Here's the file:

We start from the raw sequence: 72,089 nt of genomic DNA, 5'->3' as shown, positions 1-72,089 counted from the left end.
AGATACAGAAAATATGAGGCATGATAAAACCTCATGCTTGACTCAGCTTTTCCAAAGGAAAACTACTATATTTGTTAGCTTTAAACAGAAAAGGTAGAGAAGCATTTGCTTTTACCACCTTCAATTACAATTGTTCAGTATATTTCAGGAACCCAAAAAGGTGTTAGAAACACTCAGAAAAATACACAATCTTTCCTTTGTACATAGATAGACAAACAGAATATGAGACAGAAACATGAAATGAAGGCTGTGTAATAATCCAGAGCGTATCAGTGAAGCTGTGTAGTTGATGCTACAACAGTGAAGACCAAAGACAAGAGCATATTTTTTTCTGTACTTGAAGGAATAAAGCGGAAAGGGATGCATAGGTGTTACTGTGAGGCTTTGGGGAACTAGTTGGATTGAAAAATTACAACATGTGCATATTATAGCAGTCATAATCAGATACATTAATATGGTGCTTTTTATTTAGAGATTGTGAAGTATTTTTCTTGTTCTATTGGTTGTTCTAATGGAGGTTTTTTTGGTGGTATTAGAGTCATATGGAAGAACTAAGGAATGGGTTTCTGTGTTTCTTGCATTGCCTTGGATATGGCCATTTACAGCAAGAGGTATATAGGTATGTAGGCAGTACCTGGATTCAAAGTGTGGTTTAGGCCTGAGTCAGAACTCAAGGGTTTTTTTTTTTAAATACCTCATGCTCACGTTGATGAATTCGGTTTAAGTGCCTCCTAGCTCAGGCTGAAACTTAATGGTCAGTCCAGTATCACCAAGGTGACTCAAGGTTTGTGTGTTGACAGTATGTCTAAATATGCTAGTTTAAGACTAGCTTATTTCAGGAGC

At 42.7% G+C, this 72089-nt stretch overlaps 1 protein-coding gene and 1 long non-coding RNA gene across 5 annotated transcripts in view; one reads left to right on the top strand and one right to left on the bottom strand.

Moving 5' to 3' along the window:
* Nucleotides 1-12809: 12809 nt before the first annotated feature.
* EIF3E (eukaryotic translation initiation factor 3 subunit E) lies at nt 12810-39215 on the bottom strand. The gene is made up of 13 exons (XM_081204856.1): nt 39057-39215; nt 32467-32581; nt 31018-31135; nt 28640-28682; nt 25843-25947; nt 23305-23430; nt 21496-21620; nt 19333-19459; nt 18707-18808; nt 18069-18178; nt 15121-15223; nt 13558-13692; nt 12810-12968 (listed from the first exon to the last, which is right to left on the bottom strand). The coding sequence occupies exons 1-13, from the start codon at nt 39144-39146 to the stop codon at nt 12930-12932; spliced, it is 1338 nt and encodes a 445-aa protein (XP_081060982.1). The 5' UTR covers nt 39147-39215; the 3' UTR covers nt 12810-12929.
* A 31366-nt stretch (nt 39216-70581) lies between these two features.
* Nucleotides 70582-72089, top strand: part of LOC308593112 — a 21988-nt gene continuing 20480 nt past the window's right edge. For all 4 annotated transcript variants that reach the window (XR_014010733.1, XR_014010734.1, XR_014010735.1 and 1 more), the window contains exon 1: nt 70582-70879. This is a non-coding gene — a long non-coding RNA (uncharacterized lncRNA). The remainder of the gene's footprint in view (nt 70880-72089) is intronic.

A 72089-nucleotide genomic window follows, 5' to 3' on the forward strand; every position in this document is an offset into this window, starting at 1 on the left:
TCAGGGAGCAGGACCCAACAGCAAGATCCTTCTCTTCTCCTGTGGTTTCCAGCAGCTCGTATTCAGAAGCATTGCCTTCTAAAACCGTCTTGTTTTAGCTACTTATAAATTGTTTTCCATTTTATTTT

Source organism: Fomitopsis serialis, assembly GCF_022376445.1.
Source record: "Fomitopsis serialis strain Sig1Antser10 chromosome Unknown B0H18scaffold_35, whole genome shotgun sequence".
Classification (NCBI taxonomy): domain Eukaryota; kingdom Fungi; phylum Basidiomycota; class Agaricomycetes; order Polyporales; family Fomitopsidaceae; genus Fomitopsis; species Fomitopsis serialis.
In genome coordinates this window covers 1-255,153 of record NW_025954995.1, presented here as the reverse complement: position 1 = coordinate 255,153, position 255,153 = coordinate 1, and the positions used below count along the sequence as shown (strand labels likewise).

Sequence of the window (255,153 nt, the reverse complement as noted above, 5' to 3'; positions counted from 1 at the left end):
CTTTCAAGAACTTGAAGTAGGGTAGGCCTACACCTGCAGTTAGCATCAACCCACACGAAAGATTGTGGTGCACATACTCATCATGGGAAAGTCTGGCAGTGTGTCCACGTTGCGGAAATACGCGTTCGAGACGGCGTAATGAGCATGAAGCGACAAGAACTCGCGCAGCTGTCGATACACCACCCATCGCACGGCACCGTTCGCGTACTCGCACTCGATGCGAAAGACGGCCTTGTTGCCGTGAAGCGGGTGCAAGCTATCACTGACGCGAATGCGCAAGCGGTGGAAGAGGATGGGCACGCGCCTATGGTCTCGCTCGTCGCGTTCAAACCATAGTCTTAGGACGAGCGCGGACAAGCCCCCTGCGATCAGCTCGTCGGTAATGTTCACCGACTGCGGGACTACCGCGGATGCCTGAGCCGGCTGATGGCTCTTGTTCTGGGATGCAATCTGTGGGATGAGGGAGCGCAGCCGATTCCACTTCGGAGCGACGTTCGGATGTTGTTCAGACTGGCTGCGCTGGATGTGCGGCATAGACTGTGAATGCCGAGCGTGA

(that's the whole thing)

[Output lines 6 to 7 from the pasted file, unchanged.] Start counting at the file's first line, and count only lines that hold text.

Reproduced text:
* EIF3E (eukaryotic translation initiation factor 3 subunit E) lies at nt 12810-39215 on the bottom strand. The gene is made up of 13 exons (XM_081204856.1): nt 39057-39215; nt 32467-32581; nt 31018-31135; nt 28640-28682; nt 25843-25947; nt 23305-23430; nt 21496-21620; nt 19333-19459; nt 18707-18808; nt 18069-18178; nt 15121-15223; nt 13558-13692; nt 12810-12968 (listed from the first exon to the last, which is right to left on the bottom strand). The coding sequence occupies exons 1-13, from the start codon at nt 39144-39146 to the stop codon at nt 12930-12932; spliced, it is 1338 nt and encodes a 445-aa protein (XP_081060982.1). The 5' UTR covers nt 39147-39215; the 3' UTR covers nt 12810-12929.
* A 31366-nt stretch (nt 39216-70581) lies between these two features.